Once I had a few contacts I was able to narrow it down by asking a ton of questions, such as: 
  • “Can you complete the entire project in-house or only certain parts?” 
  • “What are your minimums?” 
  • “Do you coordinate shipping or do I need to arrange that separately?” 
  • “Do you charge for samples and/or revisions?” 
  • “Do you source your own materials?” 
  • “What are typical turn-around times?” 
  • “What does the unit price include?”
  • “Does your company have any independent certifications for sustainability, social responsibility, or anything else?” 
  • “Do your suppliers have any of these certifications?” 
  • “Can you work with me to provide packaging?”
Eventually I found a manufacturer in China/Hong Kong that met all of my criteria. That’s not to say that there weren’t still plenty of bumps in the road, but I was able to feel great about the process and the finished product, which was the most important thing. A couple of unexpected issues I had to deal with:
  • I didn’t account for the fact that their suppliers had minimums, too, so I often had to purchase more fabric than I needed, which brought up the cost of the project. Solutions: ask the manufacturer to negotiate those minimums down on your behalf (it often works), modify your design to use fewer different colors/materials, or ask the manufacturer to store the extra material for you for future projects.
  • Despite the project manager’s good command of English, there were still some language barrier issues, such as when I was told that a zip-top bag would be impossible to produce.  Solutions: send pictures and/or samples of anything you’re trying to communicate visually and be extremely specific (i.e. “the plastic for the bags should be 0.4mm thick”).  It turns out the factory was picturing something much more complicated (zip-locs are apparently called “voltage-seal” bags in Hong Kong), so once I sent a picture of what I was looking for, it was easy for them to produce.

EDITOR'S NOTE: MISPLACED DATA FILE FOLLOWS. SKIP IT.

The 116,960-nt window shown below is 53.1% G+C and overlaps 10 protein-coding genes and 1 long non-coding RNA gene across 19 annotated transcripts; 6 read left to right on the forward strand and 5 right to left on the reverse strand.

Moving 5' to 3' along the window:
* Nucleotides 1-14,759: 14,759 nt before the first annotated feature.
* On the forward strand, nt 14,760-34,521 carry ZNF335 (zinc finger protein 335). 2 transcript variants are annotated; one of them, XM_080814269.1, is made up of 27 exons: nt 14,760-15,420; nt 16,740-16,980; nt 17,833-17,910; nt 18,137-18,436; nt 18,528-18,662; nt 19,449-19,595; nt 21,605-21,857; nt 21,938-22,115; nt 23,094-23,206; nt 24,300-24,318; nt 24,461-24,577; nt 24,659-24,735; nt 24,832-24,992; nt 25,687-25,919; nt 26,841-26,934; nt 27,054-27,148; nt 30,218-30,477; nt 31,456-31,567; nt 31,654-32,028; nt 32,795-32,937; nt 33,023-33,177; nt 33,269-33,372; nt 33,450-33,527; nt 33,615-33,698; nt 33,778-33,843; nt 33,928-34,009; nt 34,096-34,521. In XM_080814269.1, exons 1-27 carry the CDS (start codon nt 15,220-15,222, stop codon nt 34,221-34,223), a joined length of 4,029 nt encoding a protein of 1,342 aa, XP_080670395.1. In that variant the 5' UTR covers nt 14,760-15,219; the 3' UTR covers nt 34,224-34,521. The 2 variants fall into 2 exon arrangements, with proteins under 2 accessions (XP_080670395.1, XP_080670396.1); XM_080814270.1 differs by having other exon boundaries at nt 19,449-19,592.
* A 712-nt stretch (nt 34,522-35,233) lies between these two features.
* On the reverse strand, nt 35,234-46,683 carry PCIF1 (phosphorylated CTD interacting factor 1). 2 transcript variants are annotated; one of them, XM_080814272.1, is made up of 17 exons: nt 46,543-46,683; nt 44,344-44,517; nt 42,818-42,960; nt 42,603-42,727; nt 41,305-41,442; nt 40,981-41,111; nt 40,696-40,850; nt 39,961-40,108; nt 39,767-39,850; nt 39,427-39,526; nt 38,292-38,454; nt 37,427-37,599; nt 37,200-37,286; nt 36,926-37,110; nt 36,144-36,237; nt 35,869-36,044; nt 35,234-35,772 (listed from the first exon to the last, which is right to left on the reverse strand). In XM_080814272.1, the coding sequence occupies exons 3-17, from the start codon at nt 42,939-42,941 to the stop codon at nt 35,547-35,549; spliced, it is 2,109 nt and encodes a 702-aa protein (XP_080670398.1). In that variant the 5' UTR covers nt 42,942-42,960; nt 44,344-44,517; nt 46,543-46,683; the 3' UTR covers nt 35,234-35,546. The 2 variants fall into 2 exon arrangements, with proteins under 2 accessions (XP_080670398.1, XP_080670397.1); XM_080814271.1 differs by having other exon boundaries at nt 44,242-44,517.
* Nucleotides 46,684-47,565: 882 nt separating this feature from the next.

• I incurred a lot of unexpected costs through shipping and customs, despite trying to do my due diligence research-wise. Solution: visit the local offices of any customs brokers you’re considering and have them walk you through the process in person, including every possible form and charge, from door to door.  If they won’t do that for you, don’t hire them. 
  • Manufacturing mistakes: one of the problems I had with a domestic factory was that the sample I approved looked great, but the rest of toys varied a lot from the sample in shape, size and quality, depending on who sewed them. Solution: always request a full case of finished, packaged products before your entire shipment is sent out. That way you can examine a dozen or so products to see if the quality on all of them is up to snuff.